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Fri Apr 19, 2019, 08:44 AM

First came the explosion. Then, the cover-up.

I don't know how reliable Task & Purpose is, but at least they have the story. I refuse to watch the TV show NCIS, because the policy of the NCIS's predecessor, the Naval Investigative Service (NIS), whenever anything went wrong, was to find the queer and blame him.

First came the explosion. Then, the cover-up.
"I held one [sailor] in my hands as he passed. He died in my arms."
Jeff Schogol April 19, 2019 at 09:02 AM

It's been 30 years since an explosion inside the number two gun turret on the USS Iowa killed 47 American sailors, but for Mike Carr, it still feels like yesterday. ... "I knew all 47 guys inside that turret because as part of the ship's policy we had rotated between all three turrets," Carr, who served as a gunner's mate in the Iowa's aft 16-inch turret, told Task & Purpose. "We all knew each other rather intimately."

On April 19, 1989, the day of the blast, the ship was preparing for live-fire training at Vieques, Puerto Rico Naval Training Range. ... Carr was wearing headphones that allowed him to hear what the crews in the other turrets were saying. ... "At 10 minutes to 10 a.m., somebody came over the phones and said, 'We're having a problem, Turret 2, center gun,'" Carr recalled. "Then approximately two minutes later, I recognized Senior Chief [Reginald] Ziegler, who was the chief in charge of Turret 2, yell into the phones: 'Fire, fire, fire! Fire in center gun, turret 2. Trying to contain it.'"

Then came the blast, which was so strong that it ripped the headphones right off Carr's head. ... The entire ship shook. .... The deadly blast aboard the Iowa marked the first explosion in a battleship turret since 1943, when 43 sailors aboard the USS Mississippi were killed, the Government Accountability Office later determined. But unlike other explosions, the 16-inch gun in the No. 2 Turret was cold, meaning it hadn't been fired yet.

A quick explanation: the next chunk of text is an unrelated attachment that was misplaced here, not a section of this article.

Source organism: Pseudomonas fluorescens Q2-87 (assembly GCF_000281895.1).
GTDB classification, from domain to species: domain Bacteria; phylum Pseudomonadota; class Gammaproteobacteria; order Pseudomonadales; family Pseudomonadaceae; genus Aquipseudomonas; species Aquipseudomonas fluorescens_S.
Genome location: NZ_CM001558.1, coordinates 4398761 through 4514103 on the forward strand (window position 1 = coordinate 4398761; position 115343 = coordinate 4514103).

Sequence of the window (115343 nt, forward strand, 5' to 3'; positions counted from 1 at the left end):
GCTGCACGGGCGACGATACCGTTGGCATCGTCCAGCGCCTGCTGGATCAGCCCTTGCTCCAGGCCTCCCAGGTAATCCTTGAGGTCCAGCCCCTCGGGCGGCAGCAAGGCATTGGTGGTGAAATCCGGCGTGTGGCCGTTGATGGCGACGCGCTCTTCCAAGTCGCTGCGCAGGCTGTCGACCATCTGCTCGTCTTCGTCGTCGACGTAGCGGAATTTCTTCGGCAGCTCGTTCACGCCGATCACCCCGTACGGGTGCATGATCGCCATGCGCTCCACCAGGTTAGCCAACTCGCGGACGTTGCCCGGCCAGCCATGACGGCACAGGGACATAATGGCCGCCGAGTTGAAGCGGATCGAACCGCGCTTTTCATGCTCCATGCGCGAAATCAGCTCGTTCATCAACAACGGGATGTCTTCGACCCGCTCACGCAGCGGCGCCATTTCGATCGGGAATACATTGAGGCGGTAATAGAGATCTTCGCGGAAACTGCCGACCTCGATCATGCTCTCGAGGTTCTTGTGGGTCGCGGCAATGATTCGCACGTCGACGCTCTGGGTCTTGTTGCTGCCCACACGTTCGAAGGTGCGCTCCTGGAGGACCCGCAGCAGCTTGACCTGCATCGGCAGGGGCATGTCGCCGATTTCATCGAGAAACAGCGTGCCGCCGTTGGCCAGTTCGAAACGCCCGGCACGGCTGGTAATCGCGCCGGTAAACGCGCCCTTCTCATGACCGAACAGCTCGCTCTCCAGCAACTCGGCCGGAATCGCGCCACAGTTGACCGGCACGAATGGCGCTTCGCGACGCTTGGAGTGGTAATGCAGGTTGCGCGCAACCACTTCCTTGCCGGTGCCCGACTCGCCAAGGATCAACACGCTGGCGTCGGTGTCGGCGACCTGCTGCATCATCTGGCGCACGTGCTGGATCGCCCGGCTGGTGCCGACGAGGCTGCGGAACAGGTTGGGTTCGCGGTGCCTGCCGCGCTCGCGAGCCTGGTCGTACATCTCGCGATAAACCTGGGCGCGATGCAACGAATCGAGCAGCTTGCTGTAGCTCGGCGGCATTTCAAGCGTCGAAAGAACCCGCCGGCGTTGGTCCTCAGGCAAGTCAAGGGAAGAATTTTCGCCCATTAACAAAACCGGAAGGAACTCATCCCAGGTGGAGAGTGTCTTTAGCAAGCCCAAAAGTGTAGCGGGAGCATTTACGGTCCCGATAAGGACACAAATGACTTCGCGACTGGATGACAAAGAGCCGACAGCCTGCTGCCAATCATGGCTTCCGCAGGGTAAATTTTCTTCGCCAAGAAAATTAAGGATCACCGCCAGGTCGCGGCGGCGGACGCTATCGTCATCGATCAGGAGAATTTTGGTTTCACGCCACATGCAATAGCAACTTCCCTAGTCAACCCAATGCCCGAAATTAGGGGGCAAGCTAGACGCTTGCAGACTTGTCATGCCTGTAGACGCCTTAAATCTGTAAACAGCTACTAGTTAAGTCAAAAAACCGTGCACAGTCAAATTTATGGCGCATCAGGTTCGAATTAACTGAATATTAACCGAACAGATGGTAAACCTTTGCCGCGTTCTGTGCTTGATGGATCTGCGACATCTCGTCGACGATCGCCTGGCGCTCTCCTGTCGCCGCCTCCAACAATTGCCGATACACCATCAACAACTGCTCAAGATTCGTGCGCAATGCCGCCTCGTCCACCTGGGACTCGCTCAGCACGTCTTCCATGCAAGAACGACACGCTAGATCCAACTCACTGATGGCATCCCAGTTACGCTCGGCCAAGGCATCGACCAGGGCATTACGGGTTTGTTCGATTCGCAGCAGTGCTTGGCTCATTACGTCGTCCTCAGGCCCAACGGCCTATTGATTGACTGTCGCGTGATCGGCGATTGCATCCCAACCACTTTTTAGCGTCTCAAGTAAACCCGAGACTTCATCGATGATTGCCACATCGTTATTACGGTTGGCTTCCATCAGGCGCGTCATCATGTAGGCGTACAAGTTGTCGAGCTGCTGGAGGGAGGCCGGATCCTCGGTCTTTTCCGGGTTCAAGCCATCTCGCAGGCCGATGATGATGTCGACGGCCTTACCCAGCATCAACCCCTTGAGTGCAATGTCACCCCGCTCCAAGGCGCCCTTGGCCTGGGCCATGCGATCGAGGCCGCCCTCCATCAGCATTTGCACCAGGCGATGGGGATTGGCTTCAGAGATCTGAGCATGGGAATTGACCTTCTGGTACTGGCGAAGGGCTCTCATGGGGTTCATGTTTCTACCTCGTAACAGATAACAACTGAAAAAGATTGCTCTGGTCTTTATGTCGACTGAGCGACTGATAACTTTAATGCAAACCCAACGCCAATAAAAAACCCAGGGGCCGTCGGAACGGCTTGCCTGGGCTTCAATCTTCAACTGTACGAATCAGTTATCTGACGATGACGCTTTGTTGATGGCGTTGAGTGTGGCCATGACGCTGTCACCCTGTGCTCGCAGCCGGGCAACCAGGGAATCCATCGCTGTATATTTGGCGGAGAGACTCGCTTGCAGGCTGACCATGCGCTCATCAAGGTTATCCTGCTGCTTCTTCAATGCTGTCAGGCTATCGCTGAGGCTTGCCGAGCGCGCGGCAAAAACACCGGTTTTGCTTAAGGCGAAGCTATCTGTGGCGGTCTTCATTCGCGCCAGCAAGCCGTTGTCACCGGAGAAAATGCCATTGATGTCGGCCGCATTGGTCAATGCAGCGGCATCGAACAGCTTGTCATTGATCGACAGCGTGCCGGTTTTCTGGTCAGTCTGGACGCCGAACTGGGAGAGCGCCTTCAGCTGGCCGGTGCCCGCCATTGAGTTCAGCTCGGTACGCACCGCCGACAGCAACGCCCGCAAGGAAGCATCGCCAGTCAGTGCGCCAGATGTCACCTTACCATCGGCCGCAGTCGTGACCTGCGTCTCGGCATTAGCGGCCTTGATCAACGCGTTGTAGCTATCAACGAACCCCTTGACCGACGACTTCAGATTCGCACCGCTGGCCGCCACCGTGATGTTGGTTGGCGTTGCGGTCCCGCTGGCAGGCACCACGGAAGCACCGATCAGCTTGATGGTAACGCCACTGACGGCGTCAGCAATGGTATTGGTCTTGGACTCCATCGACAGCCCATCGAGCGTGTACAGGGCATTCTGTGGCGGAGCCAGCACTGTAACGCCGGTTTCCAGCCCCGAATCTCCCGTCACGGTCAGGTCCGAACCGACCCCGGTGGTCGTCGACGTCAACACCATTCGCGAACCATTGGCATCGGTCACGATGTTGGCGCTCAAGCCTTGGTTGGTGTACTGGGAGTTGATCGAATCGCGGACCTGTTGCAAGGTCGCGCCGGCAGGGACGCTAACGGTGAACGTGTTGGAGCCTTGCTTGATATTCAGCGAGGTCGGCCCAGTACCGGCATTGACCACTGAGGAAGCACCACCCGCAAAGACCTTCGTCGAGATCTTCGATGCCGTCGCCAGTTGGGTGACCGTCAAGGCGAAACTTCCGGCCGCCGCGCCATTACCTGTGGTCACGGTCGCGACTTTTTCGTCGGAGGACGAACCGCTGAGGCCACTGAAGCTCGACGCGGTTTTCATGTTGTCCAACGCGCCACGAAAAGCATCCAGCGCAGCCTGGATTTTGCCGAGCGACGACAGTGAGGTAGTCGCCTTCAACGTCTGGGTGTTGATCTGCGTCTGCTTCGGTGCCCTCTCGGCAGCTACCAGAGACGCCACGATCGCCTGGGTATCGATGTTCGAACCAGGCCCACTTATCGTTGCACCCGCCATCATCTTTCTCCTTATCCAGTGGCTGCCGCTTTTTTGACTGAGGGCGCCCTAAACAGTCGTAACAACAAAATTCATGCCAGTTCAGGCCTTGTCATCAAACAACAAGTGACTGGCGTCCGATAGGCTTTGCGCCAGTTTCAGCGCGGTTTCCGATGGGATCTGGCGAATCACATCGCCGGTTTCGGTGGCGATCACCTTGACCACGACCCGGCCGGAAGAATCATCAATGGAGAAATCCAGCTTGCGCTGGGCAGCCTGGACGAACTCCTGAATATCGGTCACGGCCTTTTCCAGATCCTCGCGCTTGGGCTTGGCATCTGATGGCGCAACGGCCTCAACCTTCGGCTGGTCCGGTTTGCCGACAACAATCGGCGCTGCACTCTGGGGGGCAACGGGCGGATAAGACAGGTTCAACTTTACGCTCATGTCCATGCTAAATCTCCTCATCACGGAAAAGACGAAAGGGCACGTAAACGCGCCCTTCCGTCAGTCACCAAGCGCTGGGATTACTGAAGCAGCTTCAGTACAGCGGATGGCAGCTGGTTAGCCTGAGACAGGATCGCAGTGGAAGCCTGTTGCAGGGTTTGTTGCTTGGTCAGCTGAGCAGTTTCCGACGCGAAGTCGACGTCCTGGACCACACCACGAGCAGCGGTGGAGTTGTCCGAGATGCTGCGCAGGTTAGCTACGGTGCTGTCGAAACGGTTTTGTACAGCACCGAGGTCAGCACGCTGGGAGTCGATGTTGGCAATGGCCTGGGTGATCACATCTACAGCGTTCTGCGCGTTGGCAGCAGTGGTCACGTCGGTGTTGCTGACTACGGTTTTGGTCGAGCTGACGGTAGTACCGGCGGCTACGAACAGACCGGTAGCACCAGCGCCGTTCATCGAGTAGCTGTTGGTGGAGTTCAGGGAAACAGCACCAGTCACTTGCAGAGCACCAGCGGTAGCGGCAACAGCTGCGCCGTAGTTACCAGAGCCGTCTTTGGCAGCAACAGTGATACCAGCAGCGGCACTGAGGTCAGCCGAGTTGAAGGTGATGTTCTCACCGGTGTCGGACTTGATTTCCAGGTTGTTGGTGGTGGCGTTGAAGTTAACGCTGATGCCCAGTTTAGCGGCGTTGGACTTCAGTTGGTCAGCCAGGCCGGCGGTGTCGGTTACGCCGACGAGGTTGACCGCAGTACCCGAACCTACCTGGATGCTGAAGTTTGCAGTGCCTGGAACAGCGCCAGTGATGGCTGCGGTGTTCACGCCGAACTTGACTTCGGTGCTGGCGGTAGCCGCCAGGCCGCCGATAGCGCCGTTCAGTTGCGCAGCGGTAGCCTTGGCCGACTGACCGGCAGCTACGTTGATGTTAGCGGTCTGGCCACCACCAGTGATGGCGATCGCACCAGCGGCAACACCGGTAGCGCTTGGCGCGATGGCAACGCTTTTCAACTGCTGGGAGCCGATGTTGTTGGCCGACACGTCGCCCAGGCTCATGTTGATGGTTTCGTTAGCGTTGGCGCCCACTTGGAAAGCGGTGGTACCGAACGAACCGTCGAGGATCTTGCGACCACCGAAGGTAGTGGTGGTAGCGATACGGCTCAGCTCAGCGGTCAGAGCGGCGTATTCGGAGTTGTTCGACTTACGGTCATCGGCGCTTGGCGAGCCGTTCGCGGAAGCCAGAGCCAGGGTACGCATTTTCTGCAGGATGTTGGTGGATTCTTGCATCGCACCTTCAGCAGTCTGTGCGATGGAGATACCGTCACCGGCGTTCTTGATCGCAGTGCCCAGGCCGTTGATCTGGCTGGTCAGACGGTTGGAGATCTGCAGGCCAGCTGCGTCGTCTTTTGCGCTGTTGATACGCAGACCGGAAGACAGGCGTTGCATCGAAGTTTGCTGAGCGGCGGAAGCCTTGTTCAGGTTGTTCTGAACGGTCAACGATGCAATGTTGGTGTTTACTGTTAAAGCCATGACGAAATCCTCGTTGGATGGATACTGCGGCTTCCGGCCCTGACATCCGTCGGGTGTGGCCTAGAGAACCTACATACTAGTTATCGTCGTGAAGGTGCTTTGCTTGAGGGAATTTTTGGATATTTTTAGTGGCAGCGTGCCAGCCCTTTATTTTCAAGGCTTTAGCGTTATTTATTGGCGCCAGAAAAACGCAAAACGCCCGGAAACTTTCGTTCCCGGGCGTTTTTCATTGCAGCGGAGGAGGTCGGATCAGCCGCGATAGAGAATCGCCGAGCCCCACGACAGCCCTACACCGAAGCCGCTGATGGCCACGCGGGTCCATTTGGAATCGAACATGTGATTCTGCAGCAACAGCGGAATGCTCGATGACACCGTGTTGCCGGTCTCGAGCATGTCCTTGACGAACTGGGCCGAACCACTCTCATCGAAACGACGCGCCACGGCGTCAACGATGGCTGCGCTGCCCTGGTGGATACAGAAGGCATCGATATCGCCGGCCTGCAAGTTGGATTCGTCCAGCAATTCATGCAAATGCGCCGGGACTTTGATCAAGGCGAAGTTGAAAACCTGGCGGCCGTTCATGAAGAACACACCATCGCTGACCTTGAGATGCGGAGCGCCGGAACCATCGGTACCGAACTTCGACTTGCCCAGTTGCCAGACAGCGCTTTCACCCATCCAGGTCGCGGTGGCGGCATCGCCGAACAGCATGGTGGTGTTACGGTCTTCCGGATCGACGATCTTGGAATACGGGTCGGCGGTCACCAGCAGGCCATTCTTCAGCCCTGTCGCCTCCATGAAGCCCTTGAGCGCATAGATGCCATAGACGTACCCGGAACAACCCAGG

The blame game

It wasn't long after the Iowa returned home that the Navy seemed to be looking for someone to blame the disaster on. Those people turned out to be Gunner's Mate 2nd Class Clayton Hartwig, whom the Navy had initially claimed had loaded the gun before it exploded, and his best friend, Gunner's Mate 3rd Class Kendall Truitt. .... But when investigators learned that Hartwig had named Truitt the beneficiary of a $100,000 life insurance policy, they claimed that Hartwig who died in the blast had planted a bomb in the gun. They further claimed Hartwig became suicidal because he and Truitt who was married at the time had been lovers but Truitt had rebuffed him.

Another sailor, David Smith, claimed that Navy investigators had coerced him into telling them Hartwig propositioned him and discussed how to use a bomb's timer, the Washington Post reported in September 1989. .... More than two years after the deadly explosion, then-Chief of Naval Operations Adm. Frank Kelso reluctantly apologized to Hartwig's family in October 1991. He offered no apology to Truitt or Smith.

USS Iowa turret explosion

Debris and smoke fly through the air as USS Iowa's Turret Two's center gun explodes

Date: 19 April 1989
Time: 09:53 local time
Location: Caribbean Sea, off Puerto Rico
Cause: Undetermined (U.S. Navy inquiry), Overramming of powder bags (Sandia Labs inquiry)
Deaths: 47
Inquiries: U.S. Navy, GAO, and Sandia National Laboratories